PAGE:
Friday, May 12, 2017

RocTBF Mini-Reviews: Fat Angie and Melt

Two more books read for #MissionRocTBF! I already know I'm not gonna hit my goal AGAIN this year but I'm just gonna keep on keeping on.

Books in this post:

Fat Angie by E.E. Charlton-Trujillo you may have guessed it, Angie is fat. We don’t really know how fat. Thank goodness. People always say a number that is offensive. Anyway, Angie is still living in the shadow of her older, cooler, thinner, more athletic sister who joined the military and is missing in action. Angie’s family wants her to move on. And to be thinner. And to forget about the clearly abusive peers in school. And to never have another mental breakdown like the one last year. Angie falls for a girl who is new to town and likes her for being who she is. But Angie’s not really ready for that.

This is a great book about a girl who is struggling to find herself amid all the identities being handed to her. She’s quirky, I guess. Really, though, I think she’s not quite neuro-typical. I assume this was intentional. Anyway, people suck and Angie has to figure out if she's really Fat Angie or just Angie after all.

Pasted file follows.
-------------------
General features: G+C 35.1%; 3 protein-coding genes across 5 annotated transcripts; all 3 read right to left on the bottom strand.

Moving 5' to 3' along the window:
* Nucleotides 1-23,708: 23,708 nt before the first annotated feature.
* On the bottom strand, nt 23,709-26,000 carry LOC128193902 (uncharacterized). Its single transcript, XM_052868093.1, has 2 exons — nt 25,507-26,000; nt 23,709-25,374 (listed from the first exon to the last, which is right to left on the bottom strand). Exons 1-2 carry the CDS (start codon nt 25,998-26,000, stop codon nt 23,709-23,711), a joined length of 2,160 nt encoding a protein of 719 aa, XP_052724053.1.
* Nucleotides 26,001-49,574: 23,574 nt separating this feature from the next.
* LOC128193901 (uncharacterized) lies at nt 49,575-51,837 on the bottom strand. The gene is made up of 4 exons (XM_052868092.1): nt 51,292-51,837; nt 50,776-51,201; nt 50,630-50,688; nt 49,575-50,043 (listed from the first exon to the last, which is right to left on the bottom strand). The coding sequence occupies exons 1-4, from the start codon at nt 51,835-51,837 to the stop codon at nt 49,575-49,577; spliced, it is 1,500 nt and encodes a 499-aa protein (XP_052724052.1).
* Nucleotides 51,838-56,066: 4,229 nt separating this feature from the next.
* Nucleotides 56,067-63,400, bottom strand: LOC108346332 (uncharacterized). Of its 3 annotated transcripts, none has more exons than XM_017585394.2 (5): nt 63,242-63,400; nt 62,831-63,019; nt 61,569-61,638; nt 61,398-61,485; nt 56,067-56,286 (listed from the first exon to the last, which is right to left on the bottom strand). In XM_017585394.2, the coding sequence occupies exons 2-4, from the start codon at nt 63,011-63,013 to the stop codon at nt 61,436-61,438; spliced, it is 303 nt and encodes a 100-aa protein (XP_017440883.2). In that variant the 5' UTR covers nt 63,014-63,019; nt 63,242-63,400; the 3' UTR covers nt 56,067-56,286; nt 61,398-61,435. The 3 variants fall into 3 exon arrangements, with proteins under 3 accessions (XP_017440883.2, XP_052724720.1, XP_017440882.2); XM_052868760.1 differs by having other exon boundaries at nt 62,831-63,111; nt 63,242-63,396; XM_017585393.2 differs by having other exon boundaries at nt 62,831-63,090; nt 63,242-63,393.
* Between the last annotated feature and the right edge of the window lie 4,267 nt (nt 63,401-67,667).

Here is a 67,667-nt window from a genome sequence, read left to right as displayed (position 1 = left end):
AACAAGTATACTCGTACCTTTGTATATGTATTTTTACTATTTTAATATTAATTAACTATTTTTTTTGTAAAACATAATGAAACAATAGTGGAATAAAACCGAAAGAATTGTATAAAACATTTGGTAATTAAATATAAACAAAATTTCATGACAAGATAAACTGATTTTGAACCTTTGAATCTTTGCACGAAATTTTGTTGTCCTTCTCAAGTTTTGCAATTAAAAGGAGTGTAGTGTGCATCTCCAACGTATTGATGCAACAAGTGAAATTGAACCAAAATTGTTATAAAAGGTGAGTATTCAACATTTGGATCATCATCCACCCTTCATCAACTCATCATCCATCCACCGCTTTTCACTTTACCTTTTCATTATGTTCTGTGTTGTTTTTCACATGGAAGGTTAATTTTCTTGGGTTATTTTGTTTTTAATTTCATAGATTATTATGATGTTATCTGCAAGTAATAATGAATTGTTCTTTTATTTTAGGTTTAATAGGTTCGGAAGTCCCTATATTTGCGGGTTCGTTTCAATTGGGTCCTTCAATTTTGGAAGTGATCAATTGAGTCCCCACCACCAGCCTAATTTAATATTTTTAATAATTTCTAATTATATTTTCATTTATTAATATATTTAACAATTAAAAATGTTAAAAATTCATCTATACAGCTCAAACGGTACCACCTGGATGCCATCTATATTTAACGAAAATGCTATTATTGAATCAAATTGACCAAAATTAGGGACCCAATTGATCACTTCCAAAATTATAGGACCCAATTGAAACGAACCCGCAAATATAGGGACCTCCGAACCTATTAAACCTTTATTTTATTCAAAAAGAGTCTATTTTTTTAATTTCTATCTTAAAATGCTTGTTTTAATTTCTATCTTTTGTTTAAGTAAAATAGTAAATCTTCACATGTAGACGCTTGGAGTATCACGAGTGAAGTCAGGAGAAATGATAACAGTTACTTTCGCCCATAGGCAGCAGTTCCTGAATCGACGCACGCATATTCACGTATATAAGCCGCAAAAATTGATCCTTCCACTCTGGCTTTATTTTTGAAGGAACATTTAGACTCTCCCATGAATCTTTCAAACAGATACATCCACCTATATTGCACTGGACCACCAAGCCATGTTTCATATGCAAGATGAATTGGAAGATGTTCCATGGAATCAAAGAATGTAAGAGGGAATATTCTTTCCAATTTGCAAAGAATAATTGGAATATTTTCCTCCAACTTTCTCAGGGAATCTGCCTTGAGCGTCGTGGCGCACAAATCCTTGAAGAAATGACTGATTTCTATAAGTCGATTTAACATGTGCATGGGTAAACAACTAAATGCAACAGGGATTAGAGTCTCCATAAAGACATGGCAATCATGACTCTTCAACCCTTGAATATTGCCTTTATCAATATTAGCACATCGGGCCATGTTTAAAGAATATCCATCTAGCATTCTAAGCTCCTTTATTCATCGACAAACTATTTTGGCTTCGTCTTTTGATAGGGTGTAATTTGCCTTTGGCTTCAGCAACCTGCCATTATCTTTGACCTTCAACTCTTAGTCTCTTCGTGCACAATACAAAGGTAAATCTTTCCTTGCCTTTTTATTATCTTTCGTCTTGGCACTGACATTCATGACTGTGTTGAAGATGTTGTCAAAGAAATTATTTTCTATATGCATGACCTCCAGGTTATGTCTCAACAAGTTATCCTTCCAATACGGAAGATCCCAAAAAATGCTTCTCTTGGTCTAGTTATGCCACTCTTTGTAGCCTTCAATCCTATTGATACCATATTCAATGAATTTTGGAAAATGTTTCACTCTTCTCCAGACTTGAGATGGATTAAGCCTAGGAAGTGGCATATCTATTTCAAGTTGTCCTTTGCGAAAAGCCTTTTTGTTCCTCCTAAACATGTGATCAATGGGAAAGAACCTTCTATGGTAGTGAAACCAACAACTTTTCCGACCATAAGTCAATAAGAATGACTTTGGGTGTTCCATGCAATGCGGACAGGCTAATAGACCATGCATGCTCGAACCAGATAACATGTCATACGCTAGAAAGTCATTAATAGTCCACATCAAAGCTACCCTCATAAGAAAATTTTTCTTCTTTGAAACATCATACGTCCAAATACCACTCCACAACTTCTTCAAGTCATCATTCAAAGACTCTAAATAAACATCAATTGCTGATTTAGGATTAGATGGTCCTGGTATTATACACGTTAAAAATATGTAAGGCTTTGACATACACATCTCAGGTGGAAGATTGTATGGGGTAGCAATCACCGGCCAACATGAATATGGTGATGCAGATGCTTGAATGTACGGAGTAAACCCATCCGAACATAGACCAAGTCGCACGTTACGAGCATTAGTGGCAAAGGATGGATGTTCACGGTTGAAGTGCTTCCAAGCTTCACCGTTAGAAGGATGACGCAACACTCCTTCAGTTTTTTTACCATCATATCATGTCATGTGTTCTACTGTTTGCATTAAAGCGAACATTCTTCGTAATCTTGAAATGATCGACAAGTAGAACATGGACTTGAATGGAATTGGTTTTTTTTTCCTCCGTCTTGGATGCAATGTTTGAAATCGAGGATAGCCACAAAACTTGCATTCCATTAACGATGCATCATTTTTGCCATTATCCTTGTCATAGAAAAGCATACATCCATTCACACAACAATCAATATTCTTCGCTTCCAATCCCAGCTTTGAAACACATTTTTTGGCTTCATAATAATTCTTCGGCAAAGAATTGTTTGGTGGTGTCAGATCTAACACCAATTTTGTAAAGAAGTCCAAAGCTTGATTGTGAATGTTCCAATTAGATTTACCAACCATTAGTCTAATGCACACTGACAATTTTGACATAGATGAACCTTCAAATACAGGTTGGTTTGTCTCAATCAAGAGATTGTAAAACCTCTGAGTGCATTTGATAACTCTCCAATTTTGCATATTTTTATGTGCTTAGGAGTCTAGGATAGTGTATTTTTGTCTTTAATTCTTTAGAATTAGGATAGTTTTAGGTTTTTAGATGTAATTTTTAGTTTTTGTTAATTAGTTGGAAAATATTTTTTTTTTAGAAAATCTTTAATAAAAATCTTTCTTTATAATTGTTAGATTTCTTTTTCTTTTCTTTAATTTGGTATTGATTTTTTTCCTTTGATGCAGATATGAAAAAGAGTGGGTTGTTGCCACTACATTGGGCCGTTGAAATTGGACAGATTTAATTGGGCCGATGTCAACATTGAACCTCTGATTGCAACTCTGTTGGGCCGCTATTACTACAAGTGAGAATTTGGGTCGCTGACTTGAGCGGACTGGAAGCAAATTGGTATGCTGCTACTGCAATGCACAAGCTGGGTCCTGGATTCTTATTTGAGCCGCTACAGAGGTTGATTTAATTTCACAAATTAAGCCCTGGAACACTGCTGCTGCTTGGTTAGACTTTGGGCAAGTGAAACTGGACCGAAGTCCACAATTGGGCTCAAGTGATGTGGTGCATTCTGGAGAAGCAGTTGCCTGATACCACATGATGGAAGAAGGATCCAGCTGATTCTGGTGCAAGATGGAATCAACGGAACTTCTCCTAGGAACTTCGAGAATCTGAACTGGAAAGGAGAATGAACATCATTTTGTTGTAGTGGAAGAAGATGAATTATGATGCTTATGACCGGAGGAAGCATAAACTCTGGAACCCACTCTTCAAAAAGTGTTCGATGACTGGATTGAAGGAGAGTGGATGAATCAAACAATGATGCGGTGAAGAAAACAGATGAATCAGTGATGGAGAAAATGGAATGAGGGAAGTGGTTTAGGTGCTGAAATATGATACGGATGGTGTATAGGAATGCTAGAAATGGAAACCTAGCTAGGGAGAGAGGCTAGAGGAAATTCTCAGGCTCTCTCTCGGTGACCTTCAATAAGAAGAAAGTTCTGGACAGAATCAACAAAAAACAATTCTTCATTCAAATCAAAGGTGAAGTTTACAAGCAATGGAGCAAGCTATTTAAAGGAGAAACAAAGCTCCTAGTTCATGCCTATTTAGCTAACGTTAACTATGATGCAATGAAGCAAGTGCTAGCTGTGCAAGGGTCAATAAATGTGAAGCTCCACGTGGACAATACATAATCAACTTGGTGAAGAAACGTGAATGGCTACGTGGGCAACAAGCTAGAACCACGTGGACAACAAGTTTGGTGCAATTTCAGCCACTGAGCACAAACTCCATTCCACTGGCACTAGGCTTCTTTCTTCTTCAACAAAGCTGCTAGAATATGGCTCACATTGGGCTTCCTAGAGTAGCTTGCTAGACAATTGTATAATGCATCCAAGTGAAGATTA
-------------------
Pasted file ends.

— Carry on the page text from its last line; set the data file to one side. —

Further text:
Now, Angie loses a few pounds in this book. And Angie gets involved in a relationship. Because sometimes that’s what fat girls do. If you prefer your fat girls single, eternally broken, or thrilled about their fatness, just keep walking. Also, her new friend is a cutter and there's a bloody scene. 

Melt by Selene Castrovilla: is about a teenage boy named Joey who is a hardened thug and a criminal. It’s also about fancy, almost rich girl named Dorothy. Dorothy knows about Joey’s reputation but their insta-love over comes their good sense and her parent’s hesitancy.  It helps that Joey is very hot. He’s also completely traumatized by living in a home of domestic violence. His POV chapters are told in run on and broken off sentences. It takes some getting used to, to say the least, but it also makes his chapters go quickly. There are many many feels, not all comfortable, and then the end drops the climax like a hot potato. This is undoubtedly to set up for book two. But I’m too pissed about the drop off to read it.

This book has little to nothing to do with the Wizard of Oz except that Dorothy’s name is Dorothy and people think she’s named after the book, which isn’t even true. There are also WoO quotes or whatever at the beginning of some of the sections. That’s it. Or I’m too dense to know what “set against the metaphorical backdrop of The Wizard of Oz" means, which is undoubtedly true.

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1 comment:

  1. "Because sometimes that’s what fat girls do." -- REALEST COMMENT EVER. (Although all your comments are the realest, so.) Is it anti-fat if a heroine is still overweight at the end of a book but still down a few pound? I have seen that any mention of weight loss is anti-fat. Not so sure I agree. So thanks for this.